After more than 20 years of R&D and delivery of over 400 systems, the object recognition accuracy of Kyoto Robotics 3D vision sensors in practical operation has been calculated to be over 99.99%.
Kyoto Robotics has many competitors including Omron, Keyence, Canon and Mujin (Japan), Solomon (Taiwan), Cognex (USA), Stemmer (Germany), Photoneo (Slovakia), Gideon Brothers (Croatia), Zivid (Norway) and Scape Technologies (Denmark).
According to Scape:
Almost 40% of manual labor physically transfers parts from bins to machines. However, a large part of the working time is spent on tedious, repetitive and arduous tasks that are still poorly automated today. An example of such a process, which is very complicated to automate, is bin-picking.
Ordinary robots cannot handle the randomly scattered parts in a bin / box. Most can’t even handle semi-structured parts stacked on a pallet or in a bin / box. What if an operator could just drop the parts into the trash and the robot would know what to do next?
This is what Scape, Kyoto Robotics and other companies offer.
On April 9, Amazon warehouse workers in Alabama voted against forming a union by a 2.4 to 1.0 margin. This was big news in the context of President Biden’s remarks, but with Amazon paying a minimum of $ 15.00 an hour compared to the state’s minimum wage of $ 7.25, which is not particularly surprising.
According to an April 10 Wall Street Journal article, “Pro-union workers have said they want more voice over break times, how they are monitored by the company, and how fast they are supposed to be. sort and move packages.
A fully automated warehouse, of course, wouldn’t require downtime, complain about being watched or the speed of the workflow. Robots also don’t need healthcare or retirement packages.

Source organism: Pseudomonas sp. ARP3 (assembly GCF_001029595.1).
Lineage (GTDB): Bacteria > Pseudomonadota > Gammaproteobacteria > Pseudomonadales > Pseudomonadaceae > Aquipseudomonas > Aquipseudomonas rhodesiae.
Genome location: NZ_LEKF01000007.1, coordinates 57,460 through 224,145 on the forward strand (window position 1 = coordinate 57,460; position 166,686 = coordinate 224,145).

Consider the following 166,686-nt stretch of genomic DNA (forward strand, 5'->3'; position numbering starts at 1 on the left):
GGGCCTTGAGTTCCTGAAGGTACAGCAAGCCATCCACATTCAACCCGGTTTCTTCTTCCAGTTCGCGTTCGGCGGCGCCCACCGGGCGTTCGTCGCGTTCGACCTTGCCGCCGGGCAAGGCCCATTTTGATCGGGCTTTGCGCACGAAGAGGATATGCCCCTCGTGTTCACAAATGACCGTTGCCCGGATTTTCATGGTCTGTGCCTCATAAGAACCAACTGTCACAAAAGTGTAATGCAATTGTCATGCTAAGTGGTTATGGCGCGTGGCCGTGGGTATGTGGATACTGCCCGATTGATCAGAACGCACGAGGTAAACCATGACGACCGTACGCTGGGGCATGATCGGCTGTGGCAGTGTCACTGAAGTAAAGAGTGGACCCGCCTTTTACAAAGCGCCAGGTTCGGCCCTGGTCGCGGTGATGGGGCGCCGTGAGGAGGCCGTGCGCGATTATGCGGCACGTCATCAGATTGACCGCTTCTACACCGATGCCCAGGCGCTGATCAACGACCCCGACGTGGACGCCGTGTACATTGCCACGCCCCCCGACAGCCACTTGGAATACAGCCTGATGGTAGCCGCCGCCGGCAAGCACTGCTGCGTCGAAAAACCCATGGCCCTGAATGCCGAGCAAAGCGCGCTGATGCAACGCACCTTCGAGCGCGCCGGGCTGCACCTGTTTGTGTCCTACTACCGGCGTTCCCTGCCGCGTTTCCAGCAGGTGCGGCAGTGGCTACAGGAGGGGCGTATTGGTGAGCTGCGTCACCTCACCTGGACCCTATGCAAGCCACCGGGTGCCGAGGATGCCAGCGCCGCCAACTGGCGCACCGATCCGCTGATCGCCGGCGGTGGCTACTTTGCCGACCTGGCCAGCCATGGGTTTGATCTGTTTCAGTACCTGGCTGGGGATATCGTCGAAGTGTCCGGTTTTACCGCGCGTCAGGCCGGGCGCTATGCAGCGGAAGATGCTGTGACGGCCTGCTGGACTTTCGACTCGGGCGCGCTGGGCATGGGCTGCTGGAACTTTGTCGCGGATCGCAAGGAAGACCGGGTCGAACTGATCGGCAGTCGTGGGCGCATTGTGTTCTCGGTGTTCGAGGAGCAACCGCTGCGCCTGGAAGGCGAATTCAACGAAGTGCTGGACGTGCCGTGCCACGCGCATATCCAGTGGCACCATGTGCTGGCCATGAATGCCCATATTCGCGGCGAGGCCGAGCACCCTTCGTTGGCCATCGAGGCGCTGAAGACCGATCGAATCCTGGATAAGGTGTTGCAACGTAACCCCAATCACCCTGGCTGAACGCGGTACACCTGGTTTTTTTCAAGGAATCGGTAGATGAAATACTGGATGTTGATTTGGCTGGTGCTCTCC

On April 11, the Wall Street Journal reported that its own analysis showed that despite the economic downturn, high unemployment and widespread suffering caused by Covid-19, CEOs of 206 of the 322 of the largest publicly traded companies in America received salary increases in 2020 The median increase was almost 15%.
The average compensation of the 322 CEOs rose 7% to $ 13.7 million, or 175 times the median U.S. household income of $ 78,500 calculated by the Department of Housing and Urban Development.
Obviously, CEOs are not planning to give employees a greater “share of the share”.
According to a study by the McKinsey Global Institute published in May 2019, “the share of labor in national income – that is, the amount of GDP paid out in wages, salaries and benefits – has been declining since the 1980s in a a number of countries, including the United States.
But despite the seemingly limitless greed of U.S. CEOs, there are signs that this trend is starting to reverse. President Biden’s advocacy for a higher corporate tax rate and a national minimum wage of $ 15, as well as investor resistance to uncontrolled executive compensation, points in this direction.
On the other hand, the survival of the traditional American unions – whose adversarial relationship with management contributed to the decline of the American manufacturing industry – seems very much in doubt.
Scott Foster is an analyst at Lightstream Research, Tokyo.